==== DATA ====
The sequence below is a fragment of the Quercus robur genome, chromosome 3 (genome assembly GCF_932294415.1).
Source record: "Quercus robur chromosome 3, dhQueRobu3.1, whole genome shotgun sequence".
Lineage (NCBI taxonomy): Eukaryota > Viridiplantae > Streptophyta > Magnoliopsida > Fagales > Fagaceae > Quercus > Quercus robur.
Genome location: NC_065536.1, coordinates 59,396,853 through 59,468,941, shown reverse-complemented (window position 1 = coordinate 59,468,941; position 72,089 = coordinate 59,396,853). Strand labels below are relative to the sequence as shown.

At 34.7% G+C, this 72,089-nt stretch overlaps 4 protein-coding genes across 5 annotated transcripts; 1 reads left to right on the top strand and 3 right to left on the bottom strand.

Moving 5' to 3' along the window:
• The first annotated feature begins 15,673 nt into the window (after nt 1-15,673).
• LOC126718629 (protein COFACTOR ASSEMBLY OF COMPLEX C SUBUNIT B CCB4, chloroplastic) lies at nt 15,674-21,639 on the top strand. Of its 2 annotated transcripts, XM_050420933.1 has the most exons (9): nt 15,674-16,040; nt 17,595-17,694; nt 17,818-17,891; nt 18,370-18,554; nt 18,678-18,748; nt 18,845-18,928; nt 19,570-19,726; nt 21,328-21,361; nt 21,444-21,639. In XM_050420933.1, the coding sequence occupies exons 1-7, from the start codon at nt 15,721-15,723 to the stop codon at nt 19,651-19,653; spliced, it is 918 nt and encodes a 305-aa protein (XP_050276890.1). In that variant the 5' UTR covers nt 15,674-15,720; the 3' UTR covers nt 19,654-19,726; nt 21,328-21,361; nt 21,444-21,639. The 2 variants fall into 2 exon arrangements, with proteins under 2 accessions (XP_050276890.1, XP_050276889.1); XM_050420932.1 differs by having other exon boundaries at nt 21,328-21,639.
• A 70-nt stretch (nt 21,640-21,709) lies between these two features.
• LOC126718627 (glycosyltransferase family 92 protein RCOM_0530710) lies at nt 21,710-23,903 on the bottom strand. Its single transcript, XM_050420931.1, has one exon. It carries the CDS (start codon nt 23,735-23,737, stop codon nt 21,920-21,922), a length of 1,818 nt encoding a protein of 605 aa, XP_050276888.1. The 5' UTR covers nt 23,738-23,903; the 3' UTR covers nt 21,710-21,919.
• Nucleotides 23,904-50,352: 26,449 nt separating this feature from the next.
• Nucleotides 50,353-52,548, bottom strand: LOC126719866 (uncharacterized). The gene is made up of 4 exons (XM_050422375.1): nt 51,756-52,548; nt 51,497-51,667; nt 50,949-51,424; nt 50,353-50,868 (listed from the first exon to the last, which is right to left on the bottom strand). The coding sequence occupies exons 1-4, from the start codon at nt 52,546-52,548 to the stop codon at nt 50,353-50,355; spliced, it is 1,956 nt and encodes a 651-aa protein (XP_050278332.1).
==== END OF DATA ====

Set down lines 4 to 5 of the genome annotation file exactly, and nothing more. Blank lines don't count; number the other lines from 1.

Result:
Genome location: NC_065536.1, coordinates 59,396,853 through 59,468,941, shown reverse-complemented (window position 1 = coordinate 59,468,941; position 72,089 = coordinate 59,396,853). Strand labels below are relative to the sequence as shown.

At 34.7% G+C, this 72,089-nt stretch overlaps 4 protein-coding genes across 5 annotated transcripts; 1 reads left to right on the top strand and 3 right to left on the bottom strand.